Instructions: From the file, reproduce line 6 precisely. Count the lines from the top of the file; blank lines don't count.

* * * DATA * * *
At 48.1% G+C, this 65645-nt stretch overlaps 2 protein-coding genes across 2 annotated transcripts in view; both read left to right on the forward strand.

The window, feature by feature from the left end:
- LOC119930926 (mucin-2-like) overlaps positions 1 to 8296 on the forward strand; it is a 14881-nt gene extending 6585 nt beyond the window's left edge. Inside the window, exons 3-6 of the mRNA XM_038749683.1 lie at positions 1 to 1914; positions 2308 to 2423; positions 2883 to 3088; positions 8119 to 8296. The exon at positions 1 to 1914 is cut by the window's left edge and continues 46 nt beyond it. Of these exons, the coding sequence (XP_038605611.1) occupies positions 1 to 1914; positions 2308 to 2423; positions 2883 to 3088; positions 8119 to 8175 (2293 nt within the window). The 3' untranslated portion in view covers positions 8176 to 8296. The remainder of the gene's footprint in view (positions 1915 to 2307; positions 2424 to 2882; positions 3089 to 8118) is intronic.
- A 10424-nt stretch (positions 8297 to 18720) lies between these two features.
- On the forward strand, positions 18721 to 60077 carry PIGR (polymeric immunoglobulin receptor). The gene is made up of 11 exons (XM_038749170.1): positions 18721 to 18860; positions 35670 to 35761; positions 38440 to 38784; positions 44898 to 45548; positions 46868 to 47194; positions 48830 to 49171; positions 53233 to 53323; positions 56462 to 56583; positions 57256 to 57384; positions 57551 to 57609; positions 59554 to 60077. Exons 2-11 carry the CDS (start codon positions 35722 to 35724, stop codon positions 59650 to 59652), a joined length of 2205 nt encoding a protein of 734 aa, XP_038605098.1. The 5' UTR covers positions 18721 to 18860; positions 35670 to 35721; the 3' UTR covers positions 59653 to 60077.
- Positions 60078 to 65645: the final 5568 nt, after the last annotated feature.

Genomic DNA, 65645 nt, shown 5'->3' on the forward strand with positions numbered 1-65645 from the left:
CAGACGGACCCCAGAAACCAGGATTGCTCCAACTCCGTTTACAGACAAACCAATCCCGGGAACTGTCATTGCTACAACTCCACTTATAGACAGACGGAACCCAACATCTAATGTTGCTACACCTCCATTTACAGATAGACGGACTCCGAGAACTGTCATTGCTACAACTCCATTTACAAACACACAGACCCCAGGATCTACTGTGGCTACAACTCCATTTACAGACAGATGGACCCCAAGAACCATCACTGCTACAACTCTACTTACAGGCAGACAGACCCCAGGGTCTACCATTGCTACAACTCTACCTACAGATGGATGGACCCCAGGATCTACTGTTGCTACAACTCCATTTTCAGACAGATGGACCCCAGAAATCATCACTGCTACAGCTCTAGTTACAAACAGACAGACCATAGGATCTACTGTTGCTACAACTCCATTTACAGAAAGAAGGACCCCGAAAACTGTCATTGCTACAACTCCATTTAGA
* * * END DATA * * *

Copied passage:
- Positions 60078 to 65645: the final 5568 nt, after the last annotated feature.